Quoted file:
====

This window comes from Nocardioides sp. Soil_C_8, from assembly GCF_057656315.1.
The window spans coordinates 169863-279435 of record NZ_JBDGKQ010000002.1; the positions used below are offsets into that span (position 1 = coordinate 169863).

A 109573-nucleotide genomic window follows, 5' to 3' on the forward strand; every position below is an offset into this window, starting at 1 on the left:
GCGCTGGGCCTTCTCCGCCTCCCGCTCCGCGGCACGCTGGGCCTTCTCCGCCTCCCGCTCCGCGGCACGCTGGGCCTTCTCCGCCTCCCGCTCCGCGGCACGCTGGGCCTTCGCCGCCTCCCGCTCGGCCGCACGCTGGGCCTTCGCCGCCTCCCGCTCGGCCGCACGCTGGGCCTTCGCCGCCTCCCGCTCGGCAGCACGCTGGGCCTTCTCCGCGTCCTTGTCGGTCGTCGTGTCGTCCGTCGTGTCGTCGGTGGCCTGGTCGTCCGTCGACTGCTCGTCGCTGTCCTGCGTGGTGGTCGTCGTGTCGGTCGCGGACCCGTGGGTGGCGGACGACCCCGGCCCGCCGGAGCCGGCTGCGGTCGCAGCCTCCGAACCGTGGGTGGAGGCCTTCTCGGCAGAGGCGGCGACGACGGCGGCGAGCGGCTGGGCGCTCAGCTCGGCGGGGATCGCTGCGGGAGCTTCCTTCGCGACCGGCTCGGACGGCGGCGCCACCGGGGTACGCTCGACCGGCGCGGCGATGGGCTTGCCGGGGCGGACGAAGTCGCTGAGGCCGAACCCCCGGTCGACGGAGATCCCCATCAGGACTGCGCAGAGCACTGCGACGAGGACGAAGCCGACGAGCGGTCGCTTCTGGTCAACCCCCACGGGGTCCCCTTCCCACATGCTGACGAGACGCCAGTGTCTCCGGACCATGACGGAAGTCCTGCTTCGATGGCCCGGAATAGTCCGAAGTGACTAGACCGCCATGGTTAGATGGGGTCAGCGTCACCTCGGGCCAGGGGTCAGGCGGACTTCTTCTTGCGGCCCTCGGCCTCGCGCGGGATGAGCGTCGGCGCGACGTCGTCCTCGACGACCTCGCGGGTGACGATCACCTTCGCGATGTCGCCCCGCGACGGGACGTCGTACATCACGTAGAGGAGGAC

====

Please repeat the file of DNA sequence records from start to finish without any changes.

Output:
This window comes from Nocardioides sp. Soil_C_8, from assembly GCF_057656315.1.
The window spans coordinates 169863-279435 of record NZ_JBDGKQ010000002.1; the positions used below are offsets into that span (position 1 = coordinate 169863).

A 109573-nucleotide genomic window follows, 5' to 3' on the forward strand; every position below is an offset into this window, starting at 1 on the left:
GCGCTGGGCCTTCTCCGCCTCCCGCTCCGCGGCACGCTGGGCCTTCTCCGCCTCCCGCTCCGCGGCACGCTGGGCCTTCTCCGCCTCCCGCTCCGCGGCACGCTGGGCCTTCGCCGCCTCCCGCTCGGCCGCACGCTGGGCCTTCGCCGCCTCCCGCTCGGCCGCACGCTGGGCCTTCGCCGCCTCCCGCTCGGCAGCACGCTGGGCCTTCTCCGCGTCCTTGTCGGTCGTCGTGTCGTCCGTCGTGTCGTCGGTGGCCTGGTCGTCCGTCGACTGCTCGTCGCTGTCCTGCGTGGTGGTCGTCGTGTCGGTCGCGGACCCGTGGGTGGCGGACGACCCCGGCCCGCCGGAGCCGGCTGCGGTCGCAGCCTCCGAACCGTGGGTGGAGGCCTTCTCGGCAGAGGCGGCGACGACGGCGGCGAGCGGCTGGGCGCTCAGCTCGGCGGGGATCGCTGCGGGAGCTTCCTTCGCGACCGGCTCGGACGGCGGCGCCACCGGGGTACGCTCGACCGGCGCGGCGATGGGCTTGCCGGGGCGGACGAAGTCGCTGAGGCCGAACCCCCGGTCGACGGAGATCCCCATCAGGACTGCGCAGAGCACTGCGACGAGGACGAAGCCGACGAGCGGTCGCTTCTGGTCAACCCCCACGGGGTCCCCTTCCCACATGCTGACGAGACGCCAGTGTCTCCGGACCATGACGGAAGTCCTGCTTCGATGGCCCGGAATAGTCCGAAGTGACTAGACCGCCATGGTTAGATGGGGTCAGCGTCACCTCGGGCCAGGGGTCAGGCGGACTTCTTCTTGCGGCCCTCGGCCTCGCGCGGGATGAGCGTCGGCGCGACGTCGTCCTCGACGACCTCGCGGGTGACGATCACCTTCGCGATGTCGCCCCGCGACGGGACGTCGTACATCACGTAGAGGAGGAC